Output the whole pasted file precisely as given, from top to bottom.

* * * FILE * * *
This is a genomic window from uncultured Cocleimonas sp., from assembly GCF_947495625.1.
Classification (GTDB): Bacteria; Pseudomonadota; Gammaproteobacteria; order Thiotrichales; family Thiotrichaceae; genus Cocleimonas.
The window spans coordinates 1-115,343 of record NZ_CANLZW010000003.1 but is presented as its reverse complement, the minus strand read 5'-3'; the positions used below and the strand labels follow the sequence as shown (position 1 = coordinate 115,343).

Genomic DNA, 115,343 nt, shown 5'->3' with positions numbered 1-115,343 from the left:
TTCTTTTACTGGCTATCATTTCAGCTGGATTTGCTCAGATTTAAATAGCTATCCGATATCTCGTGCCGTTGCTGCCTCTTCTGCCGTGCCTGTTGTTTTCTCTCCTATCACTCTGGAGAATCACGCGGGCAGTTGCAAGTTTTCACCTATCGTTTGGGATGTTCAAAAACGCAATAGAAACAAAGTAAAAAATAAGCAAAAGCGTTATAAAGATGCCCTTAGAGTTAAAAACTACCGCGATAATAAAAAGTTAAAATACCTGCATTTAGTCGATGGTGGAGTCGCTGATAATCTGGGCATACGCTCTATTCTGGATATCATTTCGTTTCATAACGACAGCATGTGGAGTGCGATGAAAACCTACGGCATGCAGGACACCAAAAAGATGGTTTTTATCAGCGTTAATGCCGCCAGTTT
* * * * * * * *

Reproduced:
This is a genomic window from uncultured Cocleimonas sp., from assembly GCF_947495625.1.
Classification (GTDB): Bacteria; Pseudomonadota; Gammaproteobacteria; order Thiotrichales; family Thiotrichaceae; genus Cocleimonas.
The window spans coordinates 1-115,343 of record NZ_CANLZW010000003.1 but is presented as its reverse complement, the minus strand read 5'-3'; the positions used below and the strand labels follow the sequence as shown (position 1 = coordinate 115,343).

Genomic DNA, 115,343 nt, shown 5'->3' with positions numbered 1-115,343 from the left:
TTCTTTTACTGGCTATCATTTCAGCTGGATTTGCTCAGATTTAAATAGCTATCCGATATCTCGTGCCGTTGCTGCCTCTTCTGCCGTGCCTGTTGTTTTCTCTCCTATCACTCTGGAGAATCACGCGGGCAGTTGCAAGTTTTCACCTATCGTTTGGGATGTTCAAAAACGCAATAGAAACAAAGTAAAAAATAAGCAAAAGCGTTATAAAGATGCCCTTAGAGTTAAAAACTACCGCGATAATAAAAAGTTAAAATACCTGCATTTAGTCGATGGTGGAGTCGCTGATAATCTGGGCATACGCTCTATTCTGGATATCATTTCGTTTCATAACGACAGCATGTGGAGTGCGATGAAAACCTACGGCATGCAGGACACCAAAAAGATGGTTTTTATCAGCGTTAATGCCGCCAGTTT